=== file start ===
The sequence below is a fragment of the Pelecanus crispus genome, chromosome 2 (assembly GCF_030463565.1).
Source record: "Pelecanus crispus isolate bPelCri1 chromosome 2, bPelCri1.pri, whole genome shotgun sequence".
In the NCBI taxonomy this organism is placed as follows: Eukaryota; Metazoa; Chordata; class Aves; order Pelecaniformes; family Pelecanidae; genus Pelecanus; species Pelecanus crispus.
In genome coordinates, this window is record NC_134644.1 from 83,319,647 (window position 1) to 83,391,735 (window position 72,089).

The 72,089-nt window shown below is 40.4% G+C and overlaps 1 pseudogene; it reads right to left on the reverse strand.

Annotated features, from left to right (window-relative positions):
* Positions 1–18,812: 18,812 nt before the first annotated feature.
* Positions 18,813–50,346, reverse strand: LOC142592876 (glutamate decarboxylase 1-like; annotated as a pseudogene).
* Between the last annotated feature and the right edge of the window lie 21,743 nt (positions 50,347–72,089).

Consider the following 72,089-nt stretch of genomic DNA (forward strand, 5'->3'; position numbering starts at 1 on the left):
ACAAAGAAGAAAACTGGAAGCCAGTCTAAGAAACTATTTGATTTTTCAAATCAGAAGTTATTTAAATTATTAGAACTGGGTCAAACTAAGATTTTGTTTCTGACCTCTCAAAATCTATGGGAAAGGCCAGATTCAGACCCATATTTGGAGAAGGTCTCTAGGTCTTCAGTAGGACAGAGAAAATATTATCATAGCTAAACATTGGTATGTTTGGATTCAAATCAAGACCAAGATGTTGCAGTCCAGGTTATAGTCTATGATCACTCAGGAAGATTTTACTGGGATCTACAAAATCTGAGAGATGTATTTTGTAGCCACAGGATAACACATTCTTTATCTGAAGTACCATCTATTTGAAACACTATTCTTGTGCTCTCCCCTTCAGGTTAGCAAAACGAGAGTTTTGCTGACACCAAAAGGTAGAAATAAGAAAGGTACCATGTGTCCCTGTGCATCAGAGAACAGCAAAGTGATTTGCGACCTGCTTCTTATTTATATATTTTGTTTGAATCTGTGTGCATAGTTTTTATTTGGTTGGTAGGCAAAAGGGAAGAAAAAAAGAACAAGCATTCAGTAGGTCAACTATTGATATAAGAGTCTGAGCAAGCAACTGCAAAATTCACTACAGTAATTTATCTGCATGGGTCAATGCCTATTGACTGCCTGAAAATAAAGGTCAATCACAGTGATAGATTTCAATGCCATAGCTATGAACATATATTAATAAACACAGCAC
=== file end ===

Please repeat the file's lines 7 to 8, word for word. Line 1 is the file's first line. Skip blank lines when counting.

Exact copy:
* Positions 1–18,812: 18,812 nt before the first annotated feature.
* Positions 18,813–50,346, reverse strand: LOC142592876 (glutamate decarboxylase 1-like; annotated as a pseudogene).